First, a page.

If dreams were like Fellini movies, we’d all wake up happy and contented with just a hint of melancholy.
I’ve been a fan of Fellini for years, and thanks to Netflix, I’ve begun to reacquaint myself with the works of his I’ve already seen, as well as those I have never seen. Tonight’s selection of Amarcord is one of the former, a movie I first saw almost ten years ago on a worn-out VHS tape. The DVD version is immaculate, one of the Criterion Collection from Janus Films. It has been extensively restored, using a new set of software that removes artifacts and scratches from the original print. The results are a beautiful digital transfer.
Fellini’s work is a puzzle box. His earlier films like La Strada fall more along the lines of “traditional” cinema, with coherent narratives that follow the typical structure of most stories. That is, they have a beginning, a rising action, a climax and a short denouement. As he got older, and more assured as a director, he began to eschew traditional narratives in favor of more impressionistic works, such as my personal favorite, 8 ˝. That’s not to say his movies were about nothing, so much as his movies were about the creation of a feeling, of a dream-like state, the way one feels when the air is a little thin, the wind is blowing through the trees and you can hear the blades of grass waving. Rather than tell a story, Fellini’s films painted a portrait in motion. The story of most of Fellini’s later films are what the viewer makes of the images presented, the themes sublime, understated.
Amarcord is all of these things and more. In simple terms, Amarcord is a Proustian collection of memories, vignettes and images from the Fellini’s childhood in a provincial town in Fascist Italy. There are no central characters, no one person or group whose story the film centers on. The main character of the piece is the village of Amarcord itself. A multitude of characters flit through the village’s streets and houses, its buildings and plazas, all of whom are as important and immaterial to the flow of the story as any other. In turn, we are shown slices of the lives of the town flirt and hairdresser, Gradisca, the family of an anti-Fascist businessman and his irascible son, Titta, and the ribald tall-tales of a street vendor Biscein. None of the stories take center stage for long. Throughout it all, the mayor of the town pops in and out to speak directly to the audience, breaking the “fourth dimension” effortlessly with bits of history about the town dating back to at least 286 B.C.
Through the lives of the inhabitants, the viewer is invited to live through a year of the town’s life. It begins with the appearance of “the puffballs,” the sure sign that winter is over and spring has arrived. We see a bonfire festival celebrating the arrival of spring. Fellini weaves the pomp of the many festivals in with slice of life vignettes, such as school-house pranks, the sexual fantasies of Titta, the nationalistic pride of the Fascist fervor sweeping the country, and the arrival of an Italian cruise ship, The Rex. In the end, the viewer is left with an impression, the same feeling one gets from gazing at an exhibition of paintings or a night at the symphony.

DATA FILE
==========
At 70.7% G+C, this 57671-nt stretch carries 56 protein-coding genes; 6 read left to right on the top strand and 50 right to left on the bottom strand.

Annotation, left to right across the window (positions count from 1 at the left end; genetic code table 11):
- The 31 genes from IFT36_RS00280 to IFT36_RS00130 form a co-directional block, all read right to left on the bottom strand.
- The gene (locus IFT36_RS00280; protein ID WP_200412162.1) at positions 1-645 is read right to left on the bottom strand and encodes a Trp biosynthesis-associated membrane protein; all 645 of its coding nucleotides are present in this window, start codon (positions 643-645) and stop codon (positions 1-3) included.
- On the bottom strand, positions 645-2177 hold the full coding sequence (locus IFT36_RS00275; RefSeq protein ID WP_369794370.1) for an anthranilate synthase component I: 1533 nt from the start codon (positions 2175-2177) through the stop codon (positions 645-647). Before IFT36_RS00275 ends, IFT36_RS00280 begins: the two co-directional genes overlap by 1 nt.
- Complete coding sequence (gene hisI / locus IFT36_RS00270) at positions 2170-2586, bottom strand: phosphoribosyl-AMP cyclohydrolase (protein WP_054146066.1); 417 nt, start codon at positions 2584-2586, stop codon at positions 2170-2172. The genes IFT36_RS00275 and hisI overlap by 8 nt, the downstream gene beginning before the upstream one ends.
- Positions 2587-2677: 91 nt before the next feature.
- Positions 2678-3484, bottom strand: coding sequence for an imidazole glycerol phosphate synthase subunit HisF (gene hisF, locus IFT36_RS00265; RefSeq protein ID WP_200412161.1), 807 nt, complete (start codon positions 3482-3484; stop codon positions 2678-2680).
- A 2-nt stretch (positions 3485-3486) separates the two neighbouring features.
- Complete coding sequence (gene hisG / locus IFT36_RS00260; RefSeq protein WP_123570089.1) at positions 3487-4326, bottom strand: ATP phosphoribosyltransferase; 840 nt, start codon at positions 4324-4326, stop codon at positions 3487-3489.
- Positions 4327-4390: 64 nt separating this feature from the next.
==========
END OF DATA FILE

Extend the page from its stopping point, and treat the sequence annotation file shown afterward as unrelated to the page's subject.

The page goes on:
The film ends as it begins, with the arrival of the puffballs. Though one of the characters dies in the final half-hour, the joy of a wedding and the return of spring infuses the film with a sense of hope. One of the characters speaks to the audience directly again, bidding them a fond good-bye. The director has taken you on a year-long tour of the village, of his childhood memories, and of his own reflections on those times through the filter of memory.
If you have never seen a Fellini film, I would not recommend that you start with Amarcord. You’d be better suited to stick to one of his earlier works like La Strada or even 8 ˝. Unfortunately, one of his better films to start with, La Dolce Vita, is not yet available on DVD, or I’d recommend that one. Once you become used to his style of filmmaking, you’ll be better able to appreciate the airiness of Amarcord. It’s a beautiful film, a note-perfect example of a master at work, but it’s hardly approachable.
The DVD iteslf is a bit skimpy. Other than the film itself, you’re given the usual chapter selection, subtitle options, as well as an extremely short piece on the restoration of the film. There are no commentaries, no interviews, nothing to really put the film in any sort of context with the director’s other works. Curiously enough, there is a “Help” option which tells you how to use the menu. I’m sure there are tribes in the Congo which have not yet seen a DVD and still feel that cameras will steal their souls, but they don’t buy Fellini DVD’s. I’m fairly certain that anyone who has taken the effort to buy a DVD player and are using that DVD player to watch Fellini films can figure out the intricacies of moving the blinking cursor and hitting enter on their remote. Perhaps I overestimate their intelligence.
I would rate this movie a conditional four out of five stars. I say conditional because it really depends on whether you can dig Fellini or just think he’s another Italian director referenced by stuck-up film school dropouts to show how avant-garde they are. Those types may be idiots, but Fellini was most certainly a master of the filmmaking arts.